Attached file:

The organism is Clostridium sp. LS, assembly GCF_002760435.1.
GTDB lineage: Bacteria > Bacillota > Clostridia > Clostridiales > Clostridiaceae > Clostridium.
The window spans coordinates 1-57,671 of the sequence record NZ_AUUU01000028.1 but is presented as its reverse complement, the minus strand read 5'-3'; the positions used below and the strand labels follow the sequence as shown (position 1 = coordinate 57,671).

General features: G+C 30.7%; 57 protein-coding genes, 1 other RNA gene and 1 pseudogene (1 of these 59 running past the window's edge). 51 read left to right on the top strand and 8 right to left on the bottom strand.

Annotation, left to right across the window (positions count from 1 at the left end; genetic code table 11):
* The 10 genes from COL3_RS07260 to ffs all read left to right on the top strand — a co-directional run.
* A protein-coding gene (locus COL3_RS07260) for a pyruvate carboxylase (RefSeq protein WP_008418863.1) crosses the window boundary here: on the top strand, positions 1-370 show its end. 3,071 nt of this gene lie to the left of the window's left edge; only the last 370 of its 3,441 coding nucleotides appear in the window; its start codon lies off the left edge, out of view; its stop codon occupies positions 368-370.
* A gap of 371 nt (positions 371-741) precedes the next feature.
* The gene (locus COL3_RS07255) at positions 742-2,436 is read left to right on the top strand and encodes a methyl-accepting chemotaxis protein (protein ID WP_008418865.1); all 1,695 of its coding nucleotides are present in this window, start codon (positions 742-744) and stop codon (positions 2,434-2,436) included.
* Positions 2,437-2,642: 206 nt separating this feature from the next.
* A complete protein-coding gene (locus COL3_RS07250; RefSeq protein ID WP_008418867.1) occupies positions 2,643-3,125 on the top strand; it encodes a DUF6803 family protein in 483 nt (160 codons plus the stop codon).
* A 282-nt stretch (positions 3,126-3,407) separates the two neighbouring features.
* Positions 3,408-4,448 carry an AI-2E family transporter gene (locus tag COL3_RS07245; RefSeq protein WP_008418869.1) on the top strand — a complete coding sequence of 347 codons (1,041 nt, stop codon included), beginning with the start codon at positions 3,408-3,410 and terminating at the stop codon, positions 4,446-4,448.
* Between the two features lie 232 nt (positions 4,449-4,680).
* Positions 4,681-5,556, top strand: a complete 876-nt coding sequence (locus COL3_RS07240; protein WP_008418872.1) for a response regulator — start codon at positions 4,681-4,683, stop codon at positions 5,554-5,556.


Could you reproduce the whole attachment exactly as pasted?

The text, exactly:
The organism is Clostridium sp. LS, assembly GCF_002760435.1.
GTDB lineage: Bacteria > Bacillota > Clostridia > Clostridiales > Clostridiaceae > Clostridium.
The window spans coordinates 1-57,671 of the sequence record NZ_AUUU01000028.1 but is presented as its reverse complement, the minus strand read 5'-3'; the positions used below and the strand labels follow the sequence as shown (position 1 = coordinate 57,671).

General features: G+C 30.7%; 57 protein-coding genes, 1 other RNA gene and 1 pseudogene (1 of these 59 running past the window's edge). 51 read left to right on the top strand and 8 right to left on the bottom strand.

Annotation, left to right across the window (positions count from 1 at the left end; genetic code table 11):
* The 10 genes from COL3_RS07260 to ffs all read left to right on the top strand — a co-directional run.
* A protein-coding gene (locus COL3_RS07260) for a pyruvate carboxylase (RefSeq protein WP_008418863.1) crosses the window boundary here: on the top strand, positions 1-370 show its end. 3,071 nt of this gene lie to the left of the window's left edge; only the last 370 of its 3,441 coding nucleotides appear in the window; its start codon lies off the left edge, out of view; its stop codon occupies positions 368-370.
* A gap of 371 nt (positions 371-741) precedes the next feature.
* The gene (locus COL3_RS07255) at positions 742-2,436 is read left to right on the top strand and encodes a methyl-accepting chemotaxis protein (protein ID WP_008418865.1); all 1,695 of its coding nucleotides are present in this window, start codon (positions 742-744) and stop codon (positions 2,434-2,436) included.
* Positions 2,437-2,642: 206 nt separating this feature from the next.
* A complete protein-coding gene (locus COL3_RS07250; RefSeq protein ID WP_008418867.1) occupies positions 2,643-3,125 on the top strand; it encodes a DUF6803 family protein in 483 nt (160 codons plus the stop codon).
* A 282-nt stretch (positions 3,126-3,407) separates the two neighbouring features.
* Positions 3,408-4,448 carry an AI-2E family transporter gene (locus tag COL3_RS07245; RefSeq protein WP_008418869.1) on the top strand — a complete coding sequence of 347 codons (1,041 nt, stop codon included), beginning with the start codon at positions 3,408-3,410 and terminating at the stop codon, positions 4,446-4,448.
* Between the two features lie 232 nt (positions 4,449-4,680).
* Positions 4,681-5,556, top strand: a complete 876-nt coding sequence (locus COL3_RS07240; protein WP_008418872.1) for a response regulator — start codon at positions 4,681-4,683, stop codon at positions 5,554-5,556.